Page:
Volunteers step forward to help protect, clean up Florida Keys coast

KEY WEST, Fla. — With the Gulf of Mexico's massive oil spill now in an ocean current that could bring it to Florida's East Coast, 74-year-old Bobby Kieber felt it was time to act.

On Wednesday he went to Florida Keys Community College and plunked down $575 for a class to get him certified on how to do a coastal cleanup.

"I've lived here for 50 years and I make a living off the water," said Kieber, who makes his living sailing yachts between the Keys and the Caribbean. "We're all doing what we can to stop this. When they need me, I'll be ready."

Kieber was one of about 30 Keys residents who began the three-day Hazardous Waste Operations and Emergency Response course to achieve a technician level — a standard set by the U.S. Occupational Safety and Health Administration, or OSHA.

There are other ways to contribute as well, and for free, environmentalists say.


Volunteers can get trained on the spot and help clean up Sunshine State shorelines. The idea is to clear the shores of ordinary debris that can become hazardous once the oil hits it.

All training emphasizes that volunteers don't touch hazardous waste — and tar balls are hazardous material — but instead alert hazmat teams to handle it.

"Preemptively removing artificial debris from the shoreline of the preserve will reduce potential impacts from oil, and it is good for the environment in any event," the Nature Conservancy of Florida said in a statement.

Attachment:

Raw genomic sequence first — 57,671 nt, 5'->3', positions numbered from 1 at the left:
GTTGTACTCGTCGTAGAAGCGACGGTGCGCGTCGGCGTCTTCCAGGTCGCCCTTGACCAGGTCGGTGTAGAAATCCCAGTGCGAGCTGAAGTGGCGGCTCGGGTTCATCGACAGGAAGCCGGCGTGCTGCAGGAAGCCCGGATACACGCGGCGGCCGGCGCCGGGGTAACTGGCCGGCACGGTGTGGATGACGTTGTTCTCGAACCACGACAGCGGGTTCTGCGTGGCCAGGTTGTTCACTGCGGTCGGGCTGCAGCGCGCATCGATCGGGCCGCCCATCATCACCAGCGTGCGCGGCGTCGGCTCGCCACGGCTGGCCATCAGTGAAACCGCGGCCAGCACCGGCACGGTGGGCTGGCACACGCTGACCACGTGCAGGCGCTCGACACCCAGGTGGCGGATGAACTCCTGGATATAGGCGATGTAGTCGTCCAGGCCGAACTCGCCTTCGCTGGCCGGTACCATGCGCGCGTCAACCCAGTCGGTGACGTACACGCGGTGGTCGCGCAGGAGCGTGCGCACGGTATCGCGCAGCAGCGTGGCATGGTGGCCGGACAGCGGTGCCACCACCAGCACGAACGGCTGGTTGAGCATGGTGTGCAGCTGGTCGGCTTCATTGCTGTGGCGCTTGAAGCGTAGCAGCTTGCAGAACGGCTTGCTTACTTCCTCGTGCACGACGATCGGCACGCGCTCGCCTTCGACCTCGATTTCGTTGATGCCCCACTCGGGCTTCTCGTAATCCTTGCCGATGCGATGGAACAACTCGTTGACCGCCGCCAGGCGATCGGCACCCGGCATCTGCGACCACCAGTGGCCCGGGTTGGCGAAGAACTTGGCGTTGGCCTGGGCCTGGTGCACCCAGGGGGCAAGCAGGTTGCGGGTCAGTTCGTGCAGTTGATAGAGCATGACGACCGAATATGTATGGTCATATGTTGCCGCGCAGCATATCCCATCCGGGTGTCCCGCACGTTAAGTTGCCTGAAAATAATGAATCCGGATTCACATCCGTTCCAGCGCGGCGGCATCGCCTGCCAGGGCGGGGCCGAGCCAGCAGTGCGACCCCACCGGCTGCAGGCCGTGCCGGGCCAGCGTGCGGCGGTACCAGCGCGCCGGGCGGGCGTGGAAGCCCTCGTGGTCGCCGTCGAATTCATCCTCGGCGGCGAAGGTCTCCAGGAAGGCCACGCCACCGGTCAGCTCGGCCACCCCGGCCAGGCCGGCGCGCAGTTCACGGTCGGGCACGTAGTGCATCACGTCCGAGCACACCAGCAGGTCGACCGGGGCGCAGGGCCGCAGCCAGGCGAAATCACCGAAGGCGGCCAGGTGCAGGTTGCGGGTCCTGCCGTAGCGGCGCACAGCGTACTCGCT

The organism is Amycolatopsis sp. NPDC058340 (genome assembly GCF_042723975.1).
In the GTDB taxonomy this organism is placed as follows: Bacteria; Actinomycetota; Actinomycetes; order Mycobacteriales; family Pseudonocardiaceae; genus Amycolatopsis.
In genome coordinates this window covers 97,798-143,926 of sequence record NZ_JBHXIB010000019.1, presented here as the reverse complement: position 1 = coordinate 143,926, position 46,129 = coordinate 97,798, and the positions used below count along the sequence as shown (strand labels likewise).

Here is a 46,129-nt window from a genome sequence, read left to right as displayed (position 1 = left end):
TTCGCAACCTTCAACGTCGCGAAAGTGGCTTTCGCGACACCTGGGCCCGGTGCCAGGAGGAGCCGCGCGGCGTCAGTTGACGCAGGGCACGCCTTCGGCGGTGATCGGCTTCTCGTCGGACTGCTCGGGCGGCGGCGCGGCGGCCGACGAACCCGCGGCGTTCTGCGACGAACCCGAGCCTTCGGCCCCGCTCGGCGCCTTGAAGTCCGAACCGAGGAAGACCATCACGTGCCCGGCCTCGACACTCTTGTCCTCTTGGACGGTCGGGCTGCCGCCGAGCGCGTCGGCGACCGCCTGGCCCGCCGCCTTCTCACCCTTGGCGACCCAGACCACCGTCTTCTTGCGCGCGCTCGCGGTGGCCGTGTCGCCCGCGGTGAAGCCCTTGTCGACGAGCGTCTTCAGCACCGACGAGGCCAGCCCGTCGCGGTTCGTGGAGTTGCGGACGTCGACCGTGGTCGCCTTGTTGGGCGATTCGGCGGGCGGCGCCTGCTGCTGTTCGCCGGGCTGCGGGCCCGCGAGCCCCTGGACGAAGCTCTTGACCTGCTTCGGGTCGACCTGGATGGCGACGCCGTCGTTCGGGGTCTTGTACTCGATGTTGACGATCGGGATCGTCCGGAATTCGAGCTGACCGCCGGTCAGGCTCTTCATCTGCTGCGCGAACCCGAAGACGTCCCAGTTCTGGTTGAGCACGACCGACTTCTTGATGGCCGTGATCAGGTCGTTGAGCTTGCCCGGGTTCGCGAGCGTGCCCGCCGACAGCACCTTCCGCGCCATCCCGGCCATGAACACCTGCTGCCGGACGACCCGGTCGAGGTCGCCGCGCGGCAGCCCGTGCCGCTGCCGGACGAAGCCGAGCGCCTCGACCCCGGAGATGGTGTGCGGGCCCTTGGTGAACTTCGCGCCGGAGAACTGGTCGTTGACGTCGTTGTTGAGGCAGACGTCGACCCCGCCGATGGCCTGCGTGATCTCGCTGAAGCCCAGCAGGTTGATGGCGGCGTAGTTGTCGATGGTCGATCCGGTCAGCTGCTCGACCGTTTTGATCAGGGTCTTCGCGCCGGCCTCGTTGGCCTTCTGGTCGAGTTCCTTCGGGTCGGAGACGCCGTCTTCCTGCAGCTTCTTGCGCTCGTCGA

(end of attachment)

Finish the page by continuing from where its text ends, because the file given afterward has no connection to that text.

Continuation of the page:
For those who want to help just for a day, with training on the spot, The Nature Conservancy has put out a call for volunteers with kayaks and canoes to help clean up Little Torch Key from 8:30 a.m. to noon Saturday.


Meantime, the nonprofit Green Living Energy Education has divided up the Keys into a Coast Watch map that offers a grid at where trained volunteers can pick a portion of beach to clean, plus a coastal cleanup checklist and other critical information.

The spill scare has put a spotlight on the grass-roots effort to protect the Keys, said Dan Robey, a Key Largo author and environmental activist who created the site to mobilize local volunteers.


"People have adopted shores from the Upper Keys down to Key West," he said, noting: "It's taken off way beyond what we've expected."

About 500 people volunteered Tuesday, the day the tar ball discovery was publicized. In all, he said, 2,000 have volunteered.

Hundreds of the volunteers include boat owners with large vessels that could be used to help lay booms or send out skimmers in the event that a slick of oil makes it down to the Keys, he said.

But before boat owners can take on such work, they have to receive certification in a hazardous materials course.


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Distributed by McClatchy-Tribune Information Services.

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